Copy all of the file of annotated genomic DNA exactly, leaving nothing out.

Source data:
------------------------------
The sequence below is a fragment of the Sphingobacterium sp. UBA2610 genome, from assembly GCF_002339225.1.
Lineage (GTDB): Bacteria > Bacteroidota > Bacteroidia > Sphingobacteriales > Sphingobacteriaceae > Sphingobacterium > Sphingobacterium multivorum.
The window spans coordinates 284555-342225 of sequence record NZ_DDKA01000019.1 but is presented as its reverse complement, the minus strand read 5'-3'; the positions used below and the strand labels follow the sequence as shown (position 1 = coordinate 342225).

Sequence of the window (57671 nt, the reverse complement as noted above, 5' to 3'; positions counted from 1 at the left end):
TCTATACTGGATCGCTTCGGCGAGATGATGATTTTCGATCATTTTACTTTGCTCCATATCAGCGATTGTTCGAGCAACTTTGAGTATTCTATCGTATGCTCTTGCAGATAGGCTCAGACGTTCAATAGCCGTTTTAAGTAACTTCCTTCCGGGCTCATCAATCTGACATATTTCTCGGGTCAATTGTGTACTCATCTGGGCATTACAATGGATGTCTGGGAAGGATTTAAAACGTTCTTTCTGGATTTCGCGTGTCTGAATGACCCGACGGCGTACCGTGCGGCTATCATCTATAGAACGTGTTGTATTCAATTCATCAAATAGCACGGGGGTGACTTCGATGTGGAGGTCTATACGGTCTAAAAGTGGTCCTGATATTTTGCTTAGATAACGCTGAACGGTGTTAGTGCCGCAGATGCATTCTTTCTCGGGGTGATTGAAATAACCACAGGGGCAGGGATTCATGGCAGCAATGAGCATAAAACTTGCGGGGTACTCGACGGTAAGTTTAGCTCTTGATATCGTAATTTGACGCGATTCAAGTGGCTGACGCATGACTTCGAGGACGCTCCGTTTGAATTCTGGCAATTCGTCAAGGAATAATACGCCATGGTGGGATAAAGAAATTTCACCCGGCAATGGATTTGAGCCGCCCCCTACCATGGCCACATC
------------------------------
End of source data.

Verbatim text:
The sequence below is a fragment of the Sphingobacterium sp. UBA2610 genome, from assembly GCF_002339225.1.
Lineage (GTDB): Bacteria > Bacteroidota > Bacteroidia > Sphingobacteriales > Sphingobacteriaceae > Sphingobacterium > Sphingobacterium multivorum.
The window spans coordinates 284555-342225 of sequence record NZ_DDKA01000019.1 but is presented as its reverse complement, the minus strand read 5'-3'; the positions used below and the strand labels follow the sequence as shown (position 1 = coordinate 342225).

Sequence of the window (57671 nt, the reverse complement as noted above, 5' to 3'; positions counted from 1 at the left end):
TCTATACTGGATCGCTTCGGCGAGATGATGATTTTCGATCATTTTACTTTGCTCCATATCAGCGATTGTTCGAGCAACTTTGAGTATTCTATCGTATGCTCTTGCAGATAGGCTCAGACGTTCAATAGCCGTTTTAAGTAACTTCCTTCCGGGCTCATCAATCTGACATATTTCTCGGGTCAATTGTGTACTCATCTGGGCATTACAATGGATGTCTGGGAAGGATTTAAAACGTTCTTTCTGGATTTCGCGTGTCTGAATGACCCGACGGCGTACCGTGCGGCTATCATCTATAGAACGTGTTGTATTCAATTCATCAAATAGCACGGGGGTGACTTCGATGTGGAGGTCTATACGGTCTAAAAGTGGTCCTGATATTTTGCTTAGATAACGCTGAACGGTGTTAGTGCCGCAGATGCATTCTTTCTCGGGGTGATTGAAATAACCACAGGGGCAGGGATTCATGGCAGCAATGAGCATAAAACTTGCGGGGTACTCGACGGTAAGTTTAGCTCTTGATATCGTAATTTGACGCGATTCAAGTGGCTGACGCATGACTTCGAGGACGCTCCGTTTGAATTCTGGCAATTCGTCAAGGAATAATACGCCATGGTGGGATAAAGAAATTTCACCCGGCAATGGATTTGAGCCGCCCCCTACCATGGCCACATC